• Check the status of a service:
      $ sudo systemctl status sshd.service
    • List all running units:
      $ sudo systemctl list-units
    • List failed units:
      $ sudo systemctl --failed
  • systemd units: These are the configuration files used by systemd to manage services, sockets, timers, and other components of the system. Units are defined with the .service, .socket, .timer, etc., extensions, depending on their type. Here's an example of a simple systemd service unit:

    [Unit] Description=SSH Daemon
    [Service] ExecStart=/usr/sbin/sshd -D Restart=on-failure
    • To create a custom service, you would save this configuration to a file named sshd.service in the /etc/systemd/system/ directory and then reload the systemd configuration with:
    $ sudo systemctl daemon-reload
  • Targets: In systemd, targets are used to group together units and represent different system states or boot levels. They are similar to runlevels in SysVinit but are more flexible. Here are some common targets:

    • This target is used for a full graphical login.

    • This target is used for a multi-user command-line environment.

    • This target is used for system recovery and provides a minimal, single-user environment.

    • To switch to a different target, you can use the systemctl isolate command. For example, to switch to the graphical target, you would use:

      $ sudo systemctl isolate
    • You can also list all available targets and their associated units with:

      $ sudo systemctl list-targets

By familiarizing yourself with these basic commands and concepts, you'll be well-equipped to manage systemd-based systems effectively. Whether you're starting, stopping, or enabling services, or configuring systemd units and targets, these tools will help you maintain a well-tuned Linux system.

Section 2: Alternatives to systemd

While systemd has become the de facto standard in many Linux distributions, there are still several alternatives available. Each of these alternatives has its unique features, advantages, and use cases, catering to the diverse needs and preferences of the Linux community. The diversity in init systems reflects the Linux philosophy of choice and customization, allowing users to select the best tool for their specific environment and workflow.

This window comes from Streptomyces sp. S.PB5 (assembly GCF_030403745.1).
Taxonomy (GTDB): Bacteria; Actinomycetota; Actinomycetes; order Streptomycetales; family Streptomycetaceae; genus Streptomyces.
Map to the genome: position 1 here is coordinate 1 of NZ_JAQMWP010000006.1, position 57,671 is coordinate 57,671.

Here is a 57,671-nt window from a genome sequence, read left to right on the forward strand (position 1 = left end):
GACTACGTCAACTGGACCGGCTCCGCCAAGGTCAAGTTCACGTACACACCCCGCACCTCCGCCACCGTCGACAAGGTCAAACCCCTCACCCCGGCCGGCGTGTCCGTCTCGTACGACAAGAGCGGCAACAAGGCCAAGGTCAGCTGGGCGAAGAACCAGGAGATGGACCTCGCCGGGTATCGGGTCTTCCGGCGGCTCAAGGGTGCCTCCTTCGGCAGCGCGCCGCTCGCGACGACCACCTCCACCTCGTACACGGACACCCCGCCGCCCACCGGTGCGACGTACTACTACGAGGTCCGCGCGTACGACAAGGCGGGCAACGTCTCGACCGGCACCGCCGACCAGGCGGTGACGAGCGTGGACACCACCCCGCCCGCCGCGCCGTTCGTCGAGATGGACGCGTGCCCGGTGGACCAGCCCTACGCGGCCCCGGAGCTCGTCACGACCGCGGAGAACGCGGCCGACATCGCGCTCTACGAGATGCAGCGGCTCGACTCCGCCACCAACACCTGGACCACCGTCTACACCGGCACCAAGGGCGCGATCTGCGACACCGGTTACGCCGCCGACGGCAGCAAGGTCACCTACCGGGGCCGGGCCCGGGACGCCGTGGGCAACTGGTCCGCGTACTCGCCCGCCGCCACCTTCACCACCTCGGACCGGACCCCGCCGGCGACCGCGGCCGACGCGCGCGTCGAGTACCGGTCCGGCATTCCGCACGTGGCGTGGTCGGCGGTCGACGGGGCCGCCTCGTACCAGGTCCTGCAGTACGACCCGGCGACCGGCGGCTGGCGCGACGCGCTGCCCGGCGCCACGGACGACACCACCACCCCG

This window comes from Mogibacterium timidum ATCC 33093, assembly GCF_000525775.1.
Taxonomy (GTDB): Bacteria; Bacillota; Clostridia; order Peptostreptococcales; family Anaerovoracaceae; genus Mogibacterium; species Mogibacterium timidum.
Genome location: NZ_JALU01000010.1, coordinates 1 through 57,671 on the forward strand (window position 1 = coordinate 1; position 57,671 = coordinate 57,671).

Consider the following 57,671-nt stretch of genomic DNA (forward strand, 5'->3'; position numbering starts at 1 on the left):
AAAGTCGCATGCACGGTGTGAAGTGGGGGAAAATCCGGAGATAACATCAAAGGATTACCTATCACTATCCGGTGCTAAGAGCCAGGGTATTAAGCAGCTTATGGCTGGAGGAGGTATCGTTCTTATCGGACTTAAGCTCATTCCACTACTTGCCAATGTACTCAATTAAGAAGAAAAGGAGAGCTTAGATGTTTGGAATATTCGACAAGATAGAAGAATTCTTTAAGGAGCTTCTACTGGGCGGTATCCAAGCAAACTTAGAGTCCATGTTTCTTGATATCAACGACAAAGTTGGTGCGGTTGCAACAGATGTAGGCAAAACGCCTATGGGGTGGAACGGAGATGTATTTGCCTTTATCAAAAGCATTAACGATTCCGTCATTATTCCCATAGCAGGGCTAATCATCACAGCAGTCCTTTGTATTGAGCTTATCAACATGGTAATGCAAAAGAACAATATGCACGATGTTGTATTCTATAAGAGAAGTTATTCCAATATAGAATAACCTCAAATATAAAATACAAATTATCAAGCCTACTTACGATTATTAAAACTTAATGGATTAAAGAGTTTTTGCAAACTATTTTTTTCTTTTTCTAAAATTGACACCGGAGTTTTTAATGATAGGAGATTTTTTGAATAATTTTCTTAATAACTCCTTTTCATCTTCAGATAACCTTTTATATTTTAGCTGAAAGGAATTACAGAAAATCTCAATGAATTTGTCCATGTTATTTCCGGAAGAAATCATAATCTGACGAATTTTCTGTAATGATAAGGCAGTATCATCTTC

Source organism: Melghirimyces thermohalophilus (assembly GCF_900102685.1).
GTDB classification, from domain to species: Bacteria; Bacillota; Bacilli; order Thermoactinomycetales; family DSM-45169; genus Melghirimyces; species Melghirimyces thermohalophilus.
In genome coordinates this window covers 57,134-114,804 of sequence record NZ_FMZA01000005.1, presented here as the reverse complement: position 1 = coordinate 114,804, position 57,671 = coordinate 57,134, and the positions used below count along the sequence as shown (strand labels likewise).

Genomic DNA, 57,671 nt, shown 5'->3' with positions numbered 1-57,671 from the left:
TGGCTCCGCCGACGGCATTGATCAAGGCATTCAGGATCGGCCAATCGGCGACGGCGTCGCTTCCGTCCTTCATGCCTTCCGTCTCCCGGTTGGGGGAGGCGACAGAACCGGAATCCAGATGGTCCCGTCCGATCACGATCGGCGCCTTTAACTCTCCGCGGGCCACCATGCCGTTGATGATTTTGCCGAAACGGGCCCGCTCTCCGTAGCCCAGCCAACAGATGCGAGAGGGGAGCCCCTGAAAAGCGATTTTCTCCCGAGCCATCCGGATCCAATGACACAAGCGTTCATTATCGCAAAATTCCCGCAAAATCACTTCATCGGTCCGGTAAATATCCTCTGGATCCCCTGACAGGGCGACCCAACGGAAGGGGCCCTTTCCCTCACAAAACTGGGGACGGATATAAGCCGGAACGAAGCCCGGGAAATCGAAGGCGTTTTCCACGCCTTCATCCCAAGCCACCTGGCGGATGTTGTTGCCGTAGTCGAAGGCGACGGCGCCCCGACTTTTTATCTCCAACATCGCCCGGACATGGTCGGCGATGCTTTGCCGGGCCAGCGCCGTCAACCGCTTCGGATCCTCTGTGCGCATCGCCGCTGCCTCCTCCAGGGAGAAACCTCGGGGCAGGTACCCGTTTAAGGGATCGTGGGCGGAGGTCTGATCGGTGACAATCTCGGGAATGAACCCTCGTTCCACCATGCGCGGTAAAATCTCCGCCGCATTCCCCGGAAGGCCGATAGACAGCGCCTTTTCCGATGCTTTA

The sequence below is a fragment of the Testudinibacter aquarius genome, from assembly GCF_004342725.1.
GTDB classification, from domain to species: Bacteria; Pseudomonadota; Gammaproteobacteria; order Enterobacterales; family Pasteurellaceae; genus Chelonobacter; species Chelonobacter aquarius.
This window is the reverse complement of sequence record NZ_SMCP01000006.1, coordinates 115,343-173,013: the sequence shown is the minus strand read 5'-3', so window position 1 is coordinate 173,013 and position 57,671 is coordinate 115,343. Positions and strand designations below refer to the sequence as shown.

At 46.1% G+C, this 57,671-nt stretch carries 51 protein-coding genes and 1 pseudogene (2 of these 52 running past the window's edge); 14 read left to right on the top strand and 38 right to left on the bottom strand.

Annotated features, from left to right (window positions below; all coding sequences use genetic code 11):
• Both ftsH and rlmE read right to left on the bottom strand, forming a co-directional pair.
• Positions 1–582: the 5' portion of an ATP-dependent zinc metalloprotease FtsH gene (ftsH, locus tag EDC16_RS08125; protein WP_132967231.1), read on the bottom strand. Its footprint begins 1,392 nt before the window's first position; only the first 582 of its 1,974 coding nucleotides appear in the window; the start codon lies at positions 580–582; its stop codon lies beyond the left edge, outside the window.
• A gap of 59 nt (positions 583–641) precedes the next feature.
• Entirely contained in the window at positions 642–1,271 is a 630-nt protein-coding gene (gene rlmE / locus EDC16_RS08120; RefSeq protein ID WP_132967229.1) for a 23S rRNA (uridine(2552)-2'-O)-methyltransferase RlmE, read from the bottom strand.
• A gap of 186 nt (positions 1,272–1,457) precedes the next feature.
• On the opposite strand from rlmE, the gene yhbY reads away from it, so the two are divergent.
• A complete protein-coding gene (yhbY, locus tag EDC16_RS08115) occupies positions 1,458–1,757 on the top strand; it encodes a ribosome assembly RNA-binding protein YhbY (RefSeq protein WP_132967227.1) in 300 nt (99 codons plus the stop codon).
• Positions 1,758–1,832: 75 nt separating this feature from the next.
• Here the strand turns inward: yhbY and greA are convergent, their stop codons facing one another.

2.1 OpenRC

OpenRC is a dependency-based init system that's used in distributions like Gentoo and Alpine Linux. It's known for its modularity and flexibility, making it a popular choice for those who prefer a more traditional approach to service management.

I've had the opportunity to work with OpenRC on Alpine Linux extensively both in the context of Docker containers and on bare metal, and I was impressed by its flexibility and customizability. Unlike systemd, OpenRC doesn't bundle various system components into one monolithic package. This is helpful in that it enables the user to compartmentize these functionalities more or explore alternative options and implementations more readily. OpenRC focuses solely on managing the init process, allowing other system components to be managed independently.

OpenRC uses a simple set of configuration files located in /etc/init.d/ for service scripts. These scripts are written in shell and are easy to read and modify. Here's an example of how you might enable or disable a service in OpenRC:

rc-update add sshd default

This command adds the sshd service to the default runlevel, ensuring that it starts at boot time. To disable the service, you would use:

rc-update del sshd default

One of the key advantages of OpenRC is its compatibility with the init scripts from SysVinit, making it an excellent choice for distributions looking to transition from SysVinit without a complete overhaul.

2.2 Runit

Runit is a minimalist init system that's used in distributions like Void Linux and is available for Artix and Alpine Linux as well. It's designed to be simple, efficient, and easy to use, focusing on core functionality without additional bells and whistles. In my experience it is also the fastest, most performant of the options discussed in this article.

Runit is particularly well-suited for embedded systems, containers, and scenarios where resource constraints are a concern. Its simplicity also makes it an excellent choice for users who prefer a straightforward, no-frills approach to service management.

Runit organizes its services into three stages:

  • stage 1 for system initialization
  • stage 2 for service management
  • stage 3 for the actual services

This clean separation of concerns makes it easy to understand and manage the boot process and service dependencies.

To start, stop, or check the status of a service in Runit, you would typically interact with the service's symlink in the /service/ directory. Here's how you might manage a service like sshd:

ln -s /etc/sv/sshd /var/service/